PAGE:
I have also seen backflips and all kinds of other contortions. We do all kinds of things, like, pounding on the tables. Talking loud. It’s really loud, is it This is the moment I meet Cole Johnson. He’s one of Zach’s best friends. The first year we came here, like, I was just bonded with the friends. They had Tourette’s, like me. He makes it almost impossible to film anything but him. He hyperactively jumps in front of my lens. Honestly, I tried to avoid him. Hello! Hey! I’m just eating lunch! Hey! Bipolar! Bipolar! Bipolar! Stop hurting people. What.
The fuck That’s what she said. Pretty soon, camp is cartoonish chaos, ticks can be, in a sense, contagious. So, all it takes is for one of the kids to start ticking and the ticks build like feedback in a circuit. What the fuck, Jack More often than not, you’ll find Cole at the centre of it all. How you going today, Cole I’m pretty good. Unlike Zach, whose ticks are almost always obviously ticks, it can be very hard to separate Cole’s clownishness from his symptoms. Cole, is that a hugging tick or are you just happy to see him.
Both. I think he likes it that way. To have the freedom here, um, to play in a group that loves them, but then every day you’re not always huggy, but for some reason you get here and it’s the culture and it’s just the way it is and you just fold right in. Angie’s right. I find myself caught up in it. You’re kind of the funniest guy around. Is that right Yep. Are you proud of that Yep. What’s your best joke Knock, knock. Who’s there Britney Spears. Knock, knock.
Who’s there Britney Spears. Who’s there Oops, I did it again. Do you get it His complex neurological condition is not the only hard reality that life’s handed Cole. I have something to show you, this is a blanket made out of my mom’s shirt. It’s to remember her. She passed away a while ago to cancer. I’m really sorry, Cole. His mother, Heather Johnson, helped get the camp going and this is the first year that she’s not here with Cole and it’s clear that, at some level, he blames himself for her death.
Did that have an impact on your Tourette’s Yeah. What impact did it have I started taking. School. I would, um. It has caused my anxiety to go up. Stress. Rage. ‘Cause I’m I think it’s my fault. Why would it be your fault I don’t know. I just sometimes I think that. Do you think that’s. Do you think that’s a product of the anxiety disorders that come with the Tourette’s Um, yeah. That sucks. I know. I have ADHD, OCD, Tourette’s, anxiety and auditory processing disorder. That’s a lot to handle.
Yeah. How do you handle it I don’t know. I do what I do best. Make people laugh. It’s true. No matter how bad it gets for Cole and it gets even worse than this. I got you. Heart attack! You got this, man. I know how you feel. We always see him surface with a laugh. He’s back. He’s good now. Our kids are gonna face challenges their whole life. They’re gonna face people not understanding them forever. It’s just there. And, um, they just have to learn how to respond to that.
And they have to learn to use Tourette’s not as an excuse but as an explanation. Tourette’s is a neurological, not a psychological, syndrome but almost everyone with Tourette’s also has some combination of attention deficit hyperactivity disorder, obsessive compulsive disorder, a sensory processing problem. These related neurological disorders are called comorbidities, and they are, in some ways, the worst part of all these complex symptoms. They’re harder to deal with than the actual ticks and the actual Tourette’s themselves. Your ticks are kind of they’re there, people learn them, they get used to them. But I think.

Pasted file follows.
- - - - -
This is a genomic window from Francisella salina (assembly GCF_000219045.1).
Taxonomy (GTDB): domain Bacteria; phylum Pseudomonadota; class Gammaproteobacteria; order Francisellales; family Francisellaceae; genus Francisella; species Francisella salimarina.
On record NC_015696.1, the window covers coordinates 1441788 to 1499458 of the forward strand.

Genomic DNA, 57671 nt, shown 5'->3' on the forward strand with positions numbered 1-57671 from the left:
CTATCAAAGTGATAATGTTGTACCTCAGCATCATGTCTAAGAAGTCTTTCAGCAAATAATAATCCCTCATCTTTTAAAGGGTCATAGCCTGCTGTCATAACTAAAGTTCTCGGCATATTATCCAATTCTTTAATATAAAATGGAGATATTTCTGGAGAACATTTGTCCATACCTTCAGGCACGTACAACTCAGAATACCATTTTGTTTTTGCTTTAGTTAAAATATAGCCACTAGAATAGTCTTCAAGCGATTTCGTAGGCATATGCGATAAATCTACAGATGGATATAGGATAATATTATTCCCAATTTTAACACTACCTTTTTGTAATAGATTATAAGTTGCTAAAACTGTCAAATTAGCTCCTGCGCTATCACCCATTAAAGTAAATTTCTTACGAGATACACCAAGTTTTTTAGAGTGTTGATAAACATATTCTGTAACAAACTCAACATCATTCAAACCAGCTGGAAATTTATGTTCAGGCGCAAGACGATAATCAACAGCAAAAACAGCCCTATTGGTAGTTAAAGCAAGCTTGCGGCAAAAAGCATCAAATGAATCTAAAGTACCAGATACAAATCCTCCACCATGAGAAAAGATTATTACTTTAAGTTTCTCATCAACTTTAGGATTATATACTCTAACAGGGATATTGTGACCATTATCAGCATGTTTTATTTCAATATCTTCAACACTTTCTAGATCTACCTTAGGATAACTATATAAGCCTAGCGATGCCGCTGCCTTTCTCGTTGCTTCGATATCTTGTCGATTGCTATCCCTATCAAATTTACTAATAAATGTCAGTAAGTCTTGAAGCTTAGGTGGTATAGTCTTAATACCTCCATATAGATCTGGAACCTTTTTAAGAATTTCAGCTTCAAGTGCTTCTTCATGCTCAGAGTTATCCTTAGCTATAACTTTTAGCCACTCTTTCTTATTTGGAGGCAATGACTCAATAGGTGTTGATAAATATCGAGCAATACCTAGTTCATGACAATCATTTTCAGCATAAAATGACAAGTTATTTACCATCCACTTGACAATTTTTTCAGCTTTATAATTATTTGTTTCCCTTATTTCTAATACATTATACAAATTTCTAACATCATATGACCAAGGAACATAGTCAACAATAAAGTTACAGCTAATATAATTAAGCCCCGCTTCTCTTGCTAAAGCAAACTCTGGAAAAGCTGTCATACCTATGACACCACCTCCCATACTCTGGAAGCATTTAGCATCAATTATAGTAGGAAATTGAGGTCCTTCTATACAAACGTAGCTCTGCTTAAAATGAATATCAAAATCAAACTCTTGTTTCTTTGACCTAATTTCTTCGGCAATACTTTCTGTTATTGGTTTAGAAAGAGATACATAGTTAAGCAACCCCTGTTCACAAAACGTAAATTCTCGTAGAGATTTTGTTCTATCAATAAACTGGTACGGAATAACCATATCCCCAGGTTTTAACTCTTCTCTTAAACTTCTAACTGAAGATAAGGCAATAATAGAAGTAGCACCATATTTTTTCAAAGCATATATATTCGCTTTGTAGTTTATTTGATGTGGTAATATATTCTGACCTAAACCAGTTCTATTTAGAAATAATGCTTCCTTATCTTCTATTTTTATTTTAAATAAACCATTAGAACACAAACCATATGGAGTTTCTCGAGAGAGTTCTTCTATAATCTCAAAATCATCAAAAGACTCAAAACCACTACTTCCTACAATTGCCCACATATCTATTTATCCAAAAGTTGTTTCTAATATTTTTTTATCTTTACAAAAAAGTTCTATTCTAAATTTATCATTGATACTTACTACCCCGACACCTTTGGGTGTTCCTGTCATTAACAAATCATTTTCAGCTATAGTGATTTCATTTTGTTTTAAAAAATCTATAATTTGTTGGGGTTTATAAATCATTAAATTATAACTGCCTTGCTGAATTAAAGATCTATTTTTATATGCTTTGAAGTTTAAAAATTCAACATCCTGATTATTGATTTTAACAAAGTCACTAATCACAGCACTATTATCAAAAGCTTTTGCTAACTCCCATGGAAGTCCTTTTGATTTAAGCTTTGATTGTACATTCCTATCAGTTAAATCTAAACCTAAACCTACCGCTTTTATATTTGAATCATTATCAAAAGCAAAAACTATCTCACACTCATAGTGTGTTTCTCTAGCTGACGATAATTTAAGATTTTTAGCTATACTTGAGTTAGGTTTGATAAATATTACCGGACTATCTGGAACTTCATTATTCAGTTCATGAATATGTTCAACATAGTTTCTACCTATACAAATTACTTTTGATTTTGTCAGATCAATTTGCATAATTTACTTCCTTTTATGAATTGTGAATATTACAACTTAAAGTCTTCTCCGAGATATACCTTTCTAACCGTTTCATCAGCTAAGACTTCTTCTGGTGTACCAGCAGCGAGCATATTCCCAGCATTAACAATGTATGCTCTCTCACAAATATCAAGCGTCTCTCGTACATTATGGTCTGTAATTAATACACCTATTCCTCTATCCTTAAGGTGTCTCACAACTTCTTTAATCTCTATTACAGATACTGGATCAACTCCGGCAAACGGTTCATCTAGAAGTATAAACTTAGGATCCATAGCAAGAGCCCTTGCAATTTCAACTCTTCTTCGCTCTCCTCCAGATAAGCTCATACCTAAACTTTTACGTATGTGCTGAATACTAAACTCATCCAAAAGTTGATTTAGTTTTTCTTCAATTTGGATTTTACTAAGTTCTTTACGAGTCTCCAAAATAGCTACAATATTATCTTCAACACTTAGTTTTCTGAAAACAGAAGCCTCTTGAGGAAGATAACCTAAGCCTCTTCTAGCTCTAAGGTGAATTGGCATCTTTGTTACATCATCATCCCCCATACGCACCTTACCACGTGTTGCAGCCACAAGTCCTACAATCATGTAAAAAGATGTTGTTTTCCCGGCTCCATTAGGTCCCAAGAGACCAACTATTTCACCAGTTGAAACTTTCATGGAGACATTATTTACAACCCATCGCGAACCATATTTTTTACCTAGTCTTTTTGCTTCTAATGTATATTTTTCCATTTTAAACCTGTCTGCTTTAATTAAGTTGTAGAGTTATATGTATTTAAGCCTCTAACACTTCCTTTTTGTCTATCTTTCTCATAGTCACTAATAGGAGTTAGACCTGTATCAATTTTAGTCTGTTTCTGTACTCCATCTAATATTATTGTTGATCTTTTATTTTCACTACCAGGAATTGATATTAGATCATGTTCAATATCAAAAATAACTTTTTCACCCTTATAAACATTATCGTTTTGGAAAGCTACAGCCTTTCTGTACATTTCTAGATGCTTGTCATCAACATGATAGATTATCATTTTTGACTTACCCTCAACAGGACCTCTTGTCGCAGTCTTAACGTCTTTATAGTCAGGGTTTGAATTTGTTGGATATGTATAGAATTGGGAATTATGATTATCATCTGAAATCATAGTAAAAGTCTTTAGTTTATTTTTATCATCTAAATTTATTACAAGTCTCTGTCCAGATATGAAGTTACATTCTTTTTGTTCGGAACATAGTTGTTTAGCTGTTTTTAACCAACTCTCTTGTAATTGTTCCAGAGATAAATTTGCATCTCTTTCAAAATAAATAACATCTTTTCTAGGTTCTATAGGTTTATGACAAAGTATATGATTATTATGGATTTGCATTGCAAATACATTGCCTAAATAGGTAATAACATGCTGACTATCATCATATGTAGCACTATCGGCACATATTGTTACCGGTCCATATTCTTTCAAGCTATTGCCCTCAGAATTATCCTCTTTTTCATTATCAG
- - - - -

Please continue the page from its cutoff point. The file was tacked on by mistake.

There’s more of an internal struggle that goes along with the ADD, the ADHD, the OCD, the sensory issues. Those are the things that work a little more internally and I think they are more of the fuel that drives a lot of the ticks. Many of the campers’ OCD dictates how they physically interact with each other. A friend’s touch has to happen in a precise way or a set number of times. One of Zach’s OCD issues is that he experiences physical pain when he hears or sees what he calls the number.
Between two and four. When his friend Mario taps him three times, you can see Zach take Mario’s hand to show him the right way, to tap his back four times. Well, I can’t even pretend to really understand these kinds of needs. Mario understands. It’s like none of us care what, like, we’re like the same. We don’t really care. Yeah. I have something to say to the camera. Well, you can say it. I’m right here. OK. Um, hey. Ladies in Australia, I’m single! Yeah, man! That’s hilarious. Alright, Cole. Alright, man.
They’ve only met a few days ago, but they share so many of the same ticks that it may be that only they can really understand each other. Like Zach, Mario’s ticks can be a hurricane of destruction. Their friendship is both very moving and very messy. On Wednesday, Zach has one of his paralysis ticks, and it lasts for hours. My whole body goes like a noodle, you can pick up your arm and it like, flops back down. And on Thursday, Mario catches it like a cold. How much can you move right now.
My head and my neck. That’s all. And, Zach. Yeah Why are you hanging out Because I had a loose tick yesterday. So, I want to stay with him, because I know what it’s like. Do you think you can make friends here Oh, yeah. Is Zach a friend Mmhm. No! I’m told this is so common that the camp staff have to warn parents in advance that their children might come home with new ticks. No. No. There are more boys at camp than girls, that’s because Tourette Syndrome is diagnosed three.
Times as much in boys. But I do spend a good amount of time with Savannah Sherman and her friends. Even when she’s goofing around, in games like this one, she’s a far less chaotic presence than Zach or Cole. I was diagnosed with Tourette’s when I was, like, I was in second grade. So, that would have been eight or seven, so I have had it for I have known I had Tourette’s for a while now. With almost 10 years of experience with her Tourette’s, Savannah’s a veteran at managing.